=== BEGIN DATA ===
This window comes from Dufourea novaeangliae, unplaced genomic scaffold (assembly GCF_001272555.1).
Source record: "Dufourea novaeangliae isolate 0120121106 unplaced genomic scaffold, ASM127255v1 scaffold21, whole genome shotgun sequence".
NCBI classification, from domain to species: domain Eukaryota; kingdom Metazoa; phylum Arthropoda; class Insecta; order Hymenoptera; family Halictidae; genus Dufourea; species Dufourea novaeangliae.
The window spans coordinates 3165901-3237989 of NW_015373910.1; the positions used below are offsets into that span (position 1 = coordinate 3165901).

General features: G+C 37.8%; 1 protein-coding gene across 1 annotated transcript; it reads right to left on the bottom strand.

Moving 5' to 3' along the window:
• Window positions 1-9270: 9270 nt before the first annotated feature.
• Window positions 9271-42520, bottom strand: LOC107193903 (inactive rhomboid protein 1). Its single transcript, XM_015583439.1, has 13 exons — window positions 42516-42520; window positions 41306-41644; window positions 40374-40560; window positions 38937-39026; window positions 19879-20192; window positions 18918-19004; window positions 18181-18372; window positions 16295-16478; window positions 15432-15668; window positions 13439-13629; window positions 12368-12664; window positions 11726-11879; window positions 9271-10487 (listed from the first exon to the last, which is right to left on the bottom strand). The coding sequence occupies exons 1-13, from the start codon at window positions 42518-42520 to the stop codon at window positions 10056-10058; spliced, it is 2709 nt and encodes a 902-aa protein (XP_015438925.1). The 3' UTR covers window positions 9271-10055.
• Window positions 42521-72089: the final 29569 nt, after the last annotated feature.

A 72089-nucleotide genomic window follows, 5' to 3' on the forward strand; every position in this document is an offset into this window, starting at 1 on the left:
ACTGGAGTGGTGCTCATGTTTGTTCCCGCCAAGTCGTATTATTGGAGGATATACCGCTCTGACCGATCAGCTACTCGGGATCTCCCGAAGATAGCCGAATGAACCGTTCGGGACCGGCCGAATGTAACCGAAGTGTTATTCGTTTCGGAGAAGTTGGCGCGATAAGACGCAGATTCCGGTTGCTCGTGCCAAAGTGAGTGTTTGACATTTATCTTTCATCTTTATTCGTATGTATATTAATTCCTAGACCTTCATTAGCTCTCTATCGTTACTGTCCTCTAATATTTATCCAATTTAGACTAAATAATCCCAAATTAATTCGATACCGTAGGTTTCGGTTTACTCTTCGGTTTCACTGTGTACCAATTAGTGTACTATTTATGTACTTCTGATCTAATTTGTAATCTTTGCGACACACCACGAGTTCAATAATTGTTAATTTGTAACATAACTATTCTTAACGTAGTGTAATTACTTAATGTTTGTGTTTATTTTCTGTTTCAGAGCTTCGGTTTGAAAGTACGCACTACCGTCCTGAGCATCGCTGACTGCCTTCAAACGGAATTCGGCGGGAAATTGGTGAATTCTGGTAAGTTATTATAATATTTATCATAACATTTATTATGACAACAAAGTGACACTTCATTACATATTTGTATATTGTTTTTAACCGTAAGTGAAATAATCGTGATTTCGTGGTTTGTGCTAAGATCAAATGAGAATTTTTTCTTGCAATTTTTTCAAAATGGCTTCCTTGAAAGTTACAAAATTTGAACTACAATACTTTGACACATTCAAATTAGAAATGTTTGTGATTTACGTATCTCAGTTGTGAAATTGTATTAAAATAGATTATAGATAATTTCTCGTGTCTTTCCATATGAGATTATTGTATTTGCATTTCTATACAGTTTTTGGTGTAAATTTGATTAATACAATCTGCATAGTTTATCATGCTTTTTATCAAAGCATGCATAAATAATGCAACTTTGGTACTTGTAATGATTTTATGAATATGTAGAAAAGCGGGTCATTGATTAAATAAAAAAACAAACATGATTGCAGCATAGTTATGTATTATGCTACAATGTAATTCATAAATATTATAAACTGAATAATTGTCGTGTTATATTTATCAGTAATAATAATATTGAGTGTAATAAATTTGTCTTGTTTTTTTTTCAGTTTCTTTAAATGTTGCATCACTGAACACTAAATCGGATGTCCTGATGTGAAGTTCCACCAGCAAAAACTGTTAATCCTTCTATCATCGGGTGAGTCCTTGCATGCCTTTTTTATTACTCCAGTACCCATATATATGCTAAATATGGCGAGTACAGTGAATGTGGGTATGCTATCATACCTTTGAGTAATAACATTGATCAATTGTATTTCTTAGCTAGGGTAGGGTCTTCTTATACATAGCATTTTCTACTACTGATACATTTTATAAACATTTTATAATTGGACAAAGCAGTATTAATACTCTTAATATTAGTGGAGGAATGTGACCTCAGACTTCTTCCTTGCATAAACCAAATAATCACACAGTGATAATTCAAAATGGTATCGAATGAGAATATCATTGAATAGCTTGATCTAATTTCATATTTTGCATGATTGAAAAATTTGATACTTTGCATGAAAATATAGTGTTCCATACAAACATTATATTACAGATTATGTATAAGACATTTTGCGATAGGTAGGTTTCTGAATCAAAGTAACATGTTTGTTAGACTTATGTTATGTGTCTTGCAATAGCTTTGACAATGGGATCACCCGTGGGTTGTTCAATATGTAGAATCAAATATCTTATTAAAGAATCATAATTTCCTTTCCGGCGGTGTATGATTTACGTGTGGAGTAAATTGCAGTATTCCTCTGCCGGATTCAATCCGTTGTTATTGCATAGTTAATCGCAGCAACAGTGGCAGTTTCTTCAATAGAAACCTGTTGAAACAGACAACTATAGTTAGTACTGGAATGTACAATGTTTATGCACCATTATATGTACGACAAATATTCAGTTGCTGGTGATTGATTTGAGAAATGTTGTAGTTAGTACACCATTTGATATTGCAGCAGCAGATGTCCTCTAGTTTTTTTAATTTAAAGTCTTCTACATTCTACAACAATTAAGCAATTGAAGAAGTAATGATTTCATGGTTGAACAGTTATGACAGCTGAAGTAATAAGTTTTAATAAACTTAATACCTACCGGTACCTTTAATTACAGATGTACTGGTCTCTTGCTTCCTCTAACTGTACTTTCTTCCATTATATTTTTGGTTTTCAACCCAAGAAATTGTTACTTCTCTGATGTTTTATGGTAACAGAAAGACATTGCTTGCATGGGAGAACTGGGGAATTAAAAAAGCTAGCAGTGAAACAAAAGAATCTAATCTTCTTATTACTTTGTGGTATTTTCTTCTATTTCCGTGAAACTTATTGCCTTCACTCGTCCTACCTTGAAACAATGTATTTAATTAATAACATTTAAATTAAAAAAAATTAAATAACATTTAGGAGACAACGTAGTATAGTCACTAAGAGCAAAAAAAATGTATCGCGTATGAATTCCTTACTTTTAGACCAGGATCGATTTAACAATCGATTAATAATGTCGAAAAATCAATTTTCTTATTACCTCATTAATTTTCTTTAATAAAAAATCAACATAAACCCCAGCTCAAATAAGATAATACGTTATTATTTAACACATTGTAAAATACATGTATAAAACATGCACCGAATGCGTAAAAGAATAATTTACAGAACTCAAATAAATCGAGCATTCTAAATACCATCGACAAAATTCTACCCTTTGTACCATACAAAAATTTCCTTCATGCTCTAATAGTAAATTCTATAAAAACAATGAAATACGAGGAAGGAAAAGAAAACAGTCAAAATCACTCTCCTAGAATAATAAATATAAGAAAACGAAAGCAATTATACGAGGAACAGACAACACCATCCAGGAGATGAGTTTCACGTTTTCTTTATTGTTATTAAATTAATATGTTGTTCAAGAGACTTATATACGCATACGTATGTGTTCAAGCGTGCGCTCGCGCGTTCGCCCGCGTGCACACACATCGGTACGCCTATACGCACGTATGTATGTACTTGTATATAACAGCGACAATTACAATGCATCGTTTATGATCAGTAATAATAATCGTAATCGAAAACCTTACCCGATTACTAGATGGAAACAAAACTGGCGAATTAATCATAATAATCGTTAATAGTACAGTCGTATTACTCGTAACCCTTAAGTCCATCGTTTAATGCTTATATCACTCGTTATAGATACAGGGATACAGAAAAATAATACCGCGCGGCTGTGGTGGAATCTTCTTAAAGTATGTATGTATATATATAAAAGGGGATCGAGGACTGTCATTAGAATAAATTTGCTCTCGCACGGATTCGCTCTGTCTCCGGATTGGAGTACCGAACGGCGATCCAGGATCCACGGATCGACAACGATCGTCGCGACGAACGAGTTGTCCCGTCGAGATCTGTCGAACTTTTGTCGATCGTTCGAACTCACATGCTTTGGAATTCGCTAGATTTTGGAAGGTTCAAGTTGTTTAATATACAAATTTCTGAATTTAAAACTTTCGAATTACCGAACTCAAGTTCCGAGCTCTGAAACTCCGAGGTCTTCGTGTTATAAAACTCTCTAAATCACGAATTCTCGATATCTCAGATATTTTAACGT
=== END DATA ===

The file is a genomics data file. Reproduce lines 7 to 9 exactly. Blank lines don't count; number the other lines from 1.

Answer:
• Window positions 1-9270: 9270 nt before the first annotated feature.
• Window positions 9271-42520, bottom strand: LOC107193903 (inactive rhomboid protein 1). Its single transcript, XM_015583439.1, has 13 exons — window positions 42516-42520; window positions 41306-41644; window positions 40374-40560; window positions 38937-39026; window positions 19879-20192; window positions 18918-19004; window positions 18181-18372; window positions 16295-16478; window positions 15432-15668; window positions 13439-13629; window positions 12368-12664; window positions 11726-11879; window positions 9271-10487 (listed from the first exon to the last, which is right to left on the bottom strand). The coding sequence occupies exons 1-13, from the start codon at window positions 42518-42520 to the stop codon at window positions 10056-10058; spliced, it is 2709 nt and encodes a 902-aa protein (XP_015438925.1). The 3' UTR covers window positions 9271-10055.
• Window positions 42521-72089: the final 29569 nt, after the last annotated feature.